Global Pension Fund Assets Hit High in 2013

February 5, 2014 ( – Assets at U.S. institutional pension funds increased 12% in 2013 to a record $18.9 trillion, says a new study.

According to Towers Watson’s annual “Global Pension Assets Study,” global institutional pension fund assets in the 13 major markets grew by 9.5% during 2013 (compared with 6.9% in 2012) to reach a new high of almost $32 trillion. The growth is the continuation of a trend that started in 2009, say the study authors, when assets grew 18%. It is also in sharp contrast to a 22% decline during 2008, when assets fell to around $20 trillion. Global pension fund assets have now grown at an average of over 6.7% annually since 2003.

The study reveals that the growth in assets helped to strengthen pension fund balance sheets globally during 2013, with 10-year figures showing the U.S. grew its pension assets by 27% to reach 113%. The ratio of global assets to global gross domestic product (GDP) is at its highest level since the research began. According to the study, pension assets now amount to around 83% of global GDP, a large rise from the 76% recorded in 2012 and substantially higher than the 57% recorded in 2008.

“During 2013, equities enjoyed their best calendar year of risk-adjusted returns since the financial crisis, and as a result, U.S. pension funds are in their best shape in many years,” says Chris DeMeo, head of Investment for the Americas for the New York-based Towers Watson. “The global economic recovery continued to gain momentum throughout 2013, thanks to the absence of major negative events and a stream of positive economic news. After such a long period of financial retrenchment and uncertainty, this is extremely encouraging.

DeMeo adds that generally, U.S. pension funds are now implementing investment strategies that are more flexible and adaptable, and contain a broader view of risk to make greater allowance for the sort of extreme economic and market volatility they have experienced during the past five years. “This is just as well,” he says, “because the global economic recovery—and the implied normalization of market conditions—is by no means guaranteed.”

Plan Asset Findings

With regard to plan asset data for the U.S., the study found that:

  • The ratio of U.S. pension assets to GDP increased from 86% in 2003 to 113% in 2013;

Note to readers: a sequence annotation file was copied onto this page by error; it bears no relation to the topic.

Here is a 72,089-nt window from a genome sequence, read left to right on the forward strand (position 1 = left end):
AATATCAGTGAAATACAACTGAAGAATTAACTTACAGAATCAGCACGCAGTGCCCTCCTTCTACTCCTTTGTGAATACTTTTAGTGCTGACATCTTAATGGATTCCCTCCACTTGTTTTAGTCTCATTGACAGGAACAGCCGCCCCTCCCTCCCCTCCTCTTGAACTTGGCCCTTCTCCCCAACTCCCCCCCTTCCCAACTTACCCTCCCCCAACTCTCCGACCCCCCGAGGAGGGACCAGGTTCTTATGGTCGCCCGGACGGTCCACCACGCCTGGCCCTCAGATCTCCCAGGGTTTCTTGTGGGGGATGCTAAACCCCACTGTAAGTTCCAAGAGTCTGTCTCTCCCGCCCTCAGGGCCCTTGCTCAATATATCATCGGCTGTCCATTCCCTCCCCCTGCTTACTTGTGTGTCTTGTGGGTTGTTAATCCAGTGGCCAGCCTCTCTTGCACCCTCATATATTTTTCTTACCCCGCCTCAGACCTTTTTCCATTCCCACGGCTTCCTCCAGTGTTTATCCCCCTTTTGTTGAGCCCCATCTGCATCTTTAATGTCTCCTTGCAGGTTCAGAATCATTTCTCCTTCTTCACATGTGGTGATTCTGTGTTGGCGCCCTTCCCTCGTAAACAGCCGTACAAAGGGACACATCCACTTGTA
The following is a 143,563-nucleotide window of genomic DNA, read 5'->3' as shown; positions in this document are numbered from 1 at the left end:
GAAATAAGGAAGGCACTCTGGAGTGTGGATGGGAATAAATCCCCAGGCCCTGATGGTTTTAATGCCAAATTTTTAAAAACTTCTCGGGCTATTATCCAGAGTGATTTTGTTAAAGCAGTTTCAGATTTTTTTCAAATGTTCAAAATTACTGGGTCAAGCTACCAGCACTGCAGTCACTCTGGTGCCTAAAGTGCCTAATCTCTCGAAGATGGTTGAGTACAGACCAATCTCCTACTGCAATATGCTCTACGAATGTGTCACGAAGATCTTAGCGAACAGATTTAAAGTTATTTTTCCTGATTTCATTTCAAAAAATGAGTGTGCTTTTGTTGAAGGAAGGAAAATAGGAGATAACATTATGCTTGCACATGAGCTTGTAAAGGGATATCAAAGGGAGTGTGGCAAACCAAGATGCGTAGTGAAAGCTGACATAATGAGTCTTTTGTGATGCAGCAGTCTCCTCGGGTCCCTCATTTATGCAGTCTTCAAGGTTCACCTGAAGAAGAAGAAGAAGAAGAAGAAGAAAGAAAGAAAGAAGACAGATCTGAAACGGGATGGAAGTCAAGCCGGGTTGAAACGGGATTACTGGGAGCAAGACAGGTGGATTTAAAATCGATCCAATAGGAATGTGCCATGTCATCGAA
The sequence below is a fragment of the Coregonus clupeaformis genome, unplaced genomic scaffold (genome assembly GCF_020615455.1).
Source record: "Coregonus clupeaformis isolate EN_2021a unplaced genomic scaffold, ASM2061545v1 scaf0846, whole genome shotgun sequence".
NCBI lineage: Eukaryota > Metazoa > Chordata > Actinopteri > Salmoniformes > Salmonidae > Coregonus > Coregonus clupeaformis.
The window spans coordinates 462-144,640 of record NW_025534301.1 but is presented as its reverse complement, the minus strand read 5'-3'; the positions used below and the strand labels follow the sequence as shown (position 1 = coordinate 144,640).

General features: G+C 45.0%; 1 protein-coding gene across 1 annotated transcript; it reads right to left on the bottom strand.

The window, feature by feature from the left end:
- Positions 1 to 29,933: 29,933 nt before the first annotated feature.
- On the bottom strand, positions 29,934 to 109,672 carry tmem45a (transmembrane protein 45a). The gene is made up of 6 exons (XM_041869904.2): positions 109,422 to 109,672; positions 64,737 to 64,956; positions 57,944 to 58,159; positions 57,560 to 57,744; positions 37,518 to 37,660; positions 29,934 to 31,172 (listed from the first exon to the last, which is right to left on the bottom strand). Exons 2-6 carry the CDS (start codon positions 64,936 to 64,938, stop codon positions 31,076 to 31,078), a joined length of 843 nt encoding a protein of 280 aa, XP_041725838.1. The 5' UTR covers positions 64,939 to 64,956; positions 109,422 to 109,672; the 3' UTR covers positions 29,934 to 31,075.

• About 20% of assets in the U.S. were allocated to alternative investments in 2013; and
  • Equity allocations for U.S. pension funds increased from 54% in 2008 to 57% in 2013.

The study also examined global asset data for the P13 in 2013. The P13 refers to the 13 largest pension markets included in the study, which are Australia, Canada, Brazil, France, Germany, Hong Kong, Ireland, Japan, the Netherlands, South Africa, Switzerland, the UK and the United States. This group accounts for more than 85% of global pension assets. The findings in this area include:

  • The 10-year average growth rate of global pension assets (in local currency) is just under 8%;
  • The largest pension markets are the U.S., the UK and Japan with 59%, 10% and 10% of total pension assets, respectively;
  • All markets in the study have positive 10-year compound annual growth rate (CAGR) figures (in local currency);
  • In terms of 10-year CAGR figures, South Africa has the highest growth rate (over 14%), followed by Hong Kong (12%), Australia (12%), the UK (11%) and Brazil (11%). The lowest CAGR figures are Switzerland (5%), France (1%) and Japan (1%);
  • Ten-year figures show the UK grew its pension assets the most as a proportion of GDP (increasing 64%, to reach 131%), followed by the Netherlands (up 56%, to 170% of GDP) and the U.S. (up 27%, to 113% of GDP); and
  • During this time, Japan’s ratio of pension assets to GDP has fallen by 3%, to 65% of GDP, and Brazil’s and France’s ratios each fell by 2%, to 13% and 6% of GDP, respectively.

Asset Allocation Findings